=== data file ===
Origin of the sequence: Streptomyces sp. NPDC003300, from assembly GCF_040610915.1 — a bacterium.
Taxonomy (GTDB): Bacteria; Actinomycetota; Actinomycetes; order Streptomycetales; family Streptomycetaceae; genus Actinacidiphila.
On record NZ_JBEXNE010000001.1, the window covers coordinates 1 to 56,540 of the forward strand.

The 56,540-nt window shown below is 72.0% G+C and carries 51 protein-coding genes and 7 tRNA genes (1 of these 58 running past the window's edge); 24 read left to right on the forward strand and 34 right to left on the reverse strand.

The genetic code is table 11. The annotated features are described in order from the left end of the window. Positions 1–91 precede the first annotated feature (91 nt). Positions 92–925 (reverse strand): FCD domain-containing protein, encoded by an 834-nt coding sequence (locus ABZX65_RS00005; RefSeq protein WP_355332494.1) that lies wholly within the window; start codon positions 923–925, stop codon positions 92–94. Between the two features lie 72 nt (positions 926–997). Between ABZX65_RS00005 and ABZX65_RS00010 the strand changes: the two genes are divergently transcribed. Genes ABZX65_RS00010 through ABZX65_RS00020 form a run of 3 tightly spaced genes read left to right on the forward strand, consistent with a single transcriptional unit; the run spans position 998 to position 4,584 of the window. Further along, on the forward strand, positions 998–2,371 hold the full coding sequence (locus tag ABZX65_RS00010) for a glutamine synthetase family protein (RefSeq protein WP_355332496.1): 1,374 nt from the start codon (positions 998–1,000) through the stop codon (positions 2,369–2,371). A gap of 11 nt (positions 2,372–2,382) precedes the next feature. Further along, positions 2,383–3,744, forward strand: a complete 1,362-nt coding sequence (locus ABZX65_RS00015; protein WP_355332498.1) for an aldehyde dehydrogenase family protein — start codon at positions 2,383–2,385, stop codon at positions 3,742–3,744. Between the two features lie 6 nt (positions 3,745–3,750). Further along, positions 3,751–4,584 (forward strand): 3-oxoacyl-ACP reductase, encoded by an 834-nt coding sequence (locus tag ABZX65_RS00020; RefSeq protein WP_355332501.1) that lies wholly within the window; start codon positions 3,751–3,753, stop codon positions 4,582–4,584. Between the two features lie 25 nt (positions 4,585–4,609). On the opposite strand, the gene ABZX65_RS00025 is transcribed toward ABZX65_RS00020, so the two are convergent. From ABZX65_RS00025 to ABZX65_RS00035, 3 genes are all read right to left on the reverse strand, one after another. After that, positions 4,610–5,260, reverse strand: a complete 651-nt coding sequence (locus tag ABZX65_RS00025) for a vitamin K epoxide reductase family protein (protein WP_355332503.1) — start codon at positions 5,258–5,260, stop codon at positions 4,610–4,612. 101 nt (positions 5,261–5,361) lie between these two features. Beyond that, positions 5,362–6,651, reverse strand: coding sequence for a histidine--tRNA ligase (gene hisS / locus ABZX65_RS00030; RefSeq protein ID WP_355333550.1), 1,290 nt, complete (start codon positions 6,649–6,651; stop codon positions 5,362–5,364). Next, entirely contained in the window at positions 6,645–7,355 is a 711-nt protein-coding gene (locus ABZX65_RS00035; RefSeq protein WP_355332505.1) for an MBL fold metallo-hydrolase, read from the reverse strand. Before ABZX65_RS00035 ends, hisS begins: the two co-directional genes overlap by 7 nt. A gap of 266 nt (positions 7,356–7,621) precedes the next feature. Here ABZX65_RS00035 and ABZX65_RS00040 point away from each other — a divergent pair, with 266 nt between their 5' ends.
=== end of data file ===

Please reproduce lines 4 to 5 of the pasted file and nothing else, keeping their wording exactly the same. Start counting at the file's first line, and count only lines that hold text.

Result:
The 56,540-nt window shown below is 72.0% G+C and carries 51 protein-coding genes and 7 tRNA genes (1 of these 58 running past the window's edge); 24 read left to right on the forward strand and 34 right to left on the reverse strand.

The genetic code is table 11. The annotated features are described in order from the left end of the window. Positions 1–91 precede the first annotated feature (91 nt). Positions 92–925 (reverse strand): FCD domain-containing protein, encoded by an 834-nt coding sequence (locus ABZX65_RS00005; RefSeq protein WP_355332494.1) that lies wholly within the window; start codon positions 923–925, stop codon positions 92–94. Between the two features lie 72 nt (positions 926–997). Between ABZX65_RS00005 and ABZX65_RS00010 the strand changes: the two genes are divergently transcribed. Genes ABZX65_RS00010 through ABZX65_RS00020 form a run of 3 tightly spaced genes read left to right on the forward strand, consistent with a single transcriptional unit; the run spans position 998 to position 4,584 of the window. Further along, on the forward strand, positions 998–2,371 hold the full coding sequence (locus tag ABZX65_RS00010) for a glutamine synthetase family protein (RefSeq protein WP_355332496.1): 1,374 nt from the start codon (positions 998–1,000) through the stop codon (positions 2,369–2,371). A gap of 11 nt (positions 2,372–2,382) precedes the next feature. Further along, positions 2,383–3,744, forward strand: a complete 1,362-nt coding sequence (locus ABZX65_RS00015; protein WP_355332498.1) for an aldehyde dehydrogenase family protein — start codon at positions 2,383–2,385, stop codon at positions 3,742–3,744. Between the two features lie 6 nt (positions 3,745–3,750). Further along, positions 3,751–4,584 (forward strand): 3-oxoacyl-ACP reductase, encoded by an 834-nt coding sequence (locus tag ABZX65_RS00020; RefSeq protein WP_355332501.1) that lies wholly within the window; start codon positions 3,751–3,753, stop codon positions 4,582–4,584. Between the two features lie 25 nt (positions 4,585–4,609). On the opposite strand, the gene ABZX65_RS00025 is transcribed toward ABZX65_RS00020, so the two are convergent. From ABZX65_RS00025 to ABZX65_RS00035, 3 genes are all read right to left on the reverse strand, one after another. After that, positions 4,610–5,260, reverse strand: a complete 651-nt coding sequence (locus tag ABZX65_RS00025) for a vitamin K epoxide reductase family protein (protein WP_355332503.1) — start codon at positions 5,258–5,260, stop codon at positions 4,610–4,612. 101 nt (positions 5,261–5,361) lie between these two features. Beyond that, positions 5,362–6,651, reverse strand: coding sequence for a histidine--tRNA ligase (gene hisS / locus ABZX65_RS00030; RefSeq protein ID WP_355333550.1), 1,290 nt, complete (start codon positions 6,649–6,651; stop codon positions 5,362–5,364). Next, entirely contained in the window at positions 6,645–7,355 is a 711-nt protein-coding gene (locus ABZX65_RS00035; RefSeq protein WP_355332505.1) for an MBL fold metallo-hydrolase, read from the reverse strand. Before ABZX65_RS00035 ends, hisS begins: the two co-directional genes overlap by 7 nt. A gap of 266 nt (positions 7,356–7,621) precedes the next feature. Here ABZX65_RS00035 and ABZX65_RS00040 point away from each other — a divergent pair, with 266 nt between their 5' ends.